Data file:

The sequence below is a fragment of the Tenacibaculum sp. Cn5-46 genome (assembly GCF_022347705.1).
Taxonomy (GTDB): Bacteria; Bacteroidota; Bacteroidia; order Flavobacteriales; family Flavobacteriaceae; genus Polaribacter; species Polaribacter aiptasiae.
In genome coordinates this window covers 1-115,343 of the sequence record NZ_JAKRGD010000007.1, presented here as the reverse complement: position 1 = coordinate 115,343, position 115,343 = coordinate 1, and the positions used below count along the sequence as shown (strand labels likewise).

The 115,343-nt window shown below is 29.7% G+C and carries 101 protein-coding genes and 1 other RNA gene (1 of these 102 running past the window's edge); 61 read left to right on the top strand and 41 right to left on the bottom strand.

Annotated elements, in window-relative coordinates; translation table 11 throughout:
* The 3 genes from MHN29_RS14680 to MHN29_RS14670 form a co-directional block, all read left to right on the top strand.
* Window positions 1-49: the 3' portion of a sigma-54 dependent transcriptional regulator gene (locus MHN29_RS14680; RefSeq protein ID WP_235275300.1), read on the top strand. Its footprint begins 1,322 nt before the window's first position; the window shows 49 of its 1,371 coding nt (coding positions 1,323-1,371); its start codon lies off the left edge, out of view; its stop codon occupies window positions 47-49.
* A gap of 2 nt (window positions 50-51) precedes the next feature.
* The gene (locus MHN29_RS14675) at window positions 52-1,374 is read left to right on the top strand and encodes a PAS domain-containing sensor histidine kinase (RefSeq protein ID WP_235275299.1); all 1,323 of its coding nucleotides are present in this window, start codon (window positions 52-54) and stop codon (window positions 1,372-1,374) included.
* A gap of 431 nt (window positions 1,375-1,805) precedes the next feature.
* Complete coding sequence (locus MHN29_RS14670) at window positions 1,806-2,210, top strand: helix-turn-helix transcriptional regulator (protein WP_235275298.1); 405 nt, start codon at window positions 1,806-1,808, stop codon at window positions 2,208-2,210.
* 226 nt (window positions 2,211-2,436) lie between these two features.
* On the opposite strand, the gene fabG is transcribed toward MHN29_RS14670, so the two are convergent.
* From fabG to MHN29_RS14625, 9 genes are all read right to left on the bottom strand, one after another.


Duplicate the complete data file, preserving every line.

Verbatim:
The sequence below is a fragment of the Tenacibaculum sp. Cn5-46 genome (assembly GCF_022347705.1).
Taxonomy (GTDB): Bacteria; Bacteroidota; Bacteroidia; order Flavobacteriales; family Flavobacteriaceae; genus Polaribacter; species Polaribacter aiptasiae.
In genome coordinates this window covers 1-115,343 of the sequence record NZ_JAKRGD010000007.1, presented here as the reverse complement: position 1 = coordinate 115,343, position 115,343 = coordinate 1, and the positions used below count along the sequence as shown (strand labels likewise).

The 115,343-nt window shown below is 29.7% G+C and carries 101 protein-coding genes and 1 other RNA gene (1 of these 102 running past the window's edge); 61 read left to right on the top strand and 41 right to left on the bottom strand.

Annotated elements, in window-relative coordinates; translation table 11 throughout:
* The 3 genes from MHN29_RS14680 to MHN29_RS14670 form a co-directional block, all read left to right on the top strand.
* Window positions 1-49: the 3' portion of a sigma-54 dependent transcriptional regulator gene (locus MHN29_RS14680; RefSeq protein ID WP_235275300.1), read on the top strand. Its footprint begins 1,322 nt before the window's first position; the window shows 49 of its 1,371 coding nt (coding positions 1,323-1,371); its start codon lies off the left edge, out of view; its stop codon occupies window positions 47-49.
* A gap of 2 nt (window positions 50-51) precedes the next feature.
* The gene (locus MHN29_RS14675) at window positions 52-1,374 is read left to right on the top strand and encodes a PAS domain-containing sensor histidine kinase (RefSeq protein ID WP_235275299.1); all 1,323 of its coding nucleotides are present in this window, start codon (window positions 52-54) and stop codon (window positions 1,372-1,374) included.
* A gap of 431 nt (window positions 1,375-1,805) precedes the next feature.
* Complete coding sequence (locus MHN29_RS14670) at window positions 1,806-2,210, top strand: helix-turn-helix transcriptional regulator (protein WP_235275298.1); 405 nt, start codon at window positions 1,806-1,808, stop codon at window positions 2,208-2,210.
* 226 nt (window positions 2,211-2,436) lie between these two features.
* On the opposite strand, the gene fabG is transcribed toward MHN29_RS14670, so the two are convergent.
* From fabG to MHN29_RS14625, 9 genes are all read right to left on the bottom strand, one after another.